Satellite Argument in 2011
United States views on international law (based on the document “Digest of U.S. Practice in International Law”): Accordingly, the satellite is not presently being “used for a commercial activity in the United States” because it is being tested and prepared for launch by NASA. And once the satellite is launched and is operating as a functioning satellite, it will not be “used for a commercial activity in the United States,” because it will be in orbit, outside the United States. Plaintiff thus cannot show that the satellite falls within the FSIA’s exception from immunity.
More about Argument
II. Enjoining the Launch of Aquarius/SAC-D Will Severely Disserve the Public Interest Even if the Court determines that the Aquarius/SAC-D is subject to attachment, in considering whether to grant Plaintiff’s request for injunctive relief, the court must also “consider whether the public interest favors issuance of the injunction.” Voter Registration Educ. Project v. Shelley, 344 F.3d 914, 917 (9th Cir. 2003) (en banc). See also Winter, 129 S. Ct. at 374 (“A plaintiff seeking a preliminary injunction must establish . . . that an injunction is in the public interest.”).
In its application, Plaintiff pays little attention to the public interest, arguing only that the public has an interest in facilitating the enforcement of judgments. In its reply, Plaintiff makes the remarkable assertion that “[t]he relief sought will have no effect on the satellite mission other than to impose a lien on Argentina’s interest in it.” Plaintiff’s statement betrays a complete misunderstanding of the property at issue in this case. Seeking an injunction only weeks before the satellite’s launch, Plaintiff ignores the direct and concrete harms that will result to NASA and the United States, against whom Plaintiff has no legal grievance. The Aquarius instrument cannot fly without the SAC-D spacecraft, and removal of the spacecraft itself would thus have a remarkably detrimental impact on parties beyond Argentina. The United States and its other foreign space partners simply should not be made to pay on account of a dispute between Plaintiff and Defendanta dispute wholly unrelated to the Aquarius/SAC-D satellite and mission. The public interest would be severely disserved by an order enjoining the launch of the Aquarius-SAC/D.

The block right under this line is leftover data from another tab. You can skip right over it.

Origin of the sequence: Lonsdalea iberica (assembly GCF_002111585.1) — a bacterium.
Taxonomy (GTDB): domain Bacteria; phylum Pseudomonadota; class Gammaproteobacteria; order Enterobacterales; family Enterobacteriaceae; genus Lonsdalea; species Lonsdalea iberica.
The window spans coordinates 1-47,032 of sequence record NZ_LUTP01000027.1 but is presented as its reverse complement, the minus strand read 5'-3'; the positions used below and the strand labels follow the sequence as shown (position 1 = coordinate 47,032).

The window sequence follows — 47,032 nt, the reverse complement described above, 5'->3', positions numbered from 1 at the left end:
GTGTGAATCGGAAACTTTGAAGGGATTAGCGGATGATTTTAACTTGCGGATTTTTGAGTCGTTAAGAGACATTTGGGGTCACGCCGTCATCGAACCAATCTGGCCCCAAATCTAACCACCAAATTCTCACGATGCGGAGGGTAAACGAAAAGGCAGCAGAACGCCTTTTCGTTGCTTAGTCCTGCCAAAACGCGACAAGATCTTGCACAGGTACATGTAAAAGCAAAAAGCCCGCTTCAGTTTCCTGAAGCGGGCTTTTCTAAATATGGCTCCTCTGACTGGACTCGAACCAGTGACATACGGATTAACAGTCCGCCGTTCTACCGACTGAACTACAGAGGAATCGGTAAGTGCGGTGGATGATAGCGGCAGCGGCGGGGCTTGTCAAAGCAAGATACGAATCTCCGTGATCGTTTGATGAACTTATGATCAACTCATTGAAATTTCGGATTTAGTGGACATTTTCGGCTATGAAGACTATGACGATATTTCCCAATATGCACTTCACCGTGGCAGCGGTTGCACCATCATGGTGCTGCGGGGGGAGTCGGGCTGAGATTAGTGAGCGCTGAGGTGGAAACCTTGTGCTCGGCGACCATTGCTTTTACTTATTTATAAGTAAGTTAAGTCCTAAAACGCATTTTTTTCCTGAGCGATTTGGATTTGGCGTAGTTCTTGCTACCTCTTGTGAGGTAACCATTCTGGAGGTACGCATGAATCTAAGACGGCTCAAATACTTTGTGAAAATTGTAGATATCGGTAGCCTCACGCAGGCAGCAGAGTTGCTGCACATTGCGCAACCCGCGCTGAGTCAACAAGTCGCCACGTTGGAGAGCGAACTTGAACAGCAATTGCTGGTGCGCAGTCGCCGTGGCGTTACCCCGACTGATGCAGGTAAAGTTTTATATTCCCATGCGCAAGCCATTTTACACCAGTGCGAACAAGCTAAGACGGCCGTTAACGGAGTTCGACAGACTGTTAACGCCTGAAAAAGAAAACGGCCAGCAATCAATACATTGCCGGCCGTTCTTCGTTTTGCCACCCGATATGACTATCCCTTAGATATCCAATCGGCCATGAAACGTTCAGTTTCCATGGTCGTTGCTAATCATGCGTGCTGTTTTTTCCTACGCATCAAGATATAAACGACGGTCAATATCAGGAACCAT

Congress has recognized that the public interest is served by missions such as the Aquarius/SAC-D. See 11A Fed. Prac. & Proc. Civ. § 2948.4 (2d ed.) (“The public interest may be declared in the form of a statute.”) (quoted in Stormans, Inc. v. Selecky, 586 F.3d 1109, 1140 (9th Cir. 2009)). Congress has declared “that the general welfare and security of the United States require that adequate provision be made for aeronautical and space activities.” 42 U.S.C. § 2451(b) (2005). Moreover, it is the policy of the United States to undertake aeronautical and space activities to contribute to “[t]he expansion of human knowledge of the Earth,” id. § 2451(d)(1), and to engage in “[c]ooperation by the United States with other nations and groups of nations” in pursuit of that goal, id. § 2451(d)(7).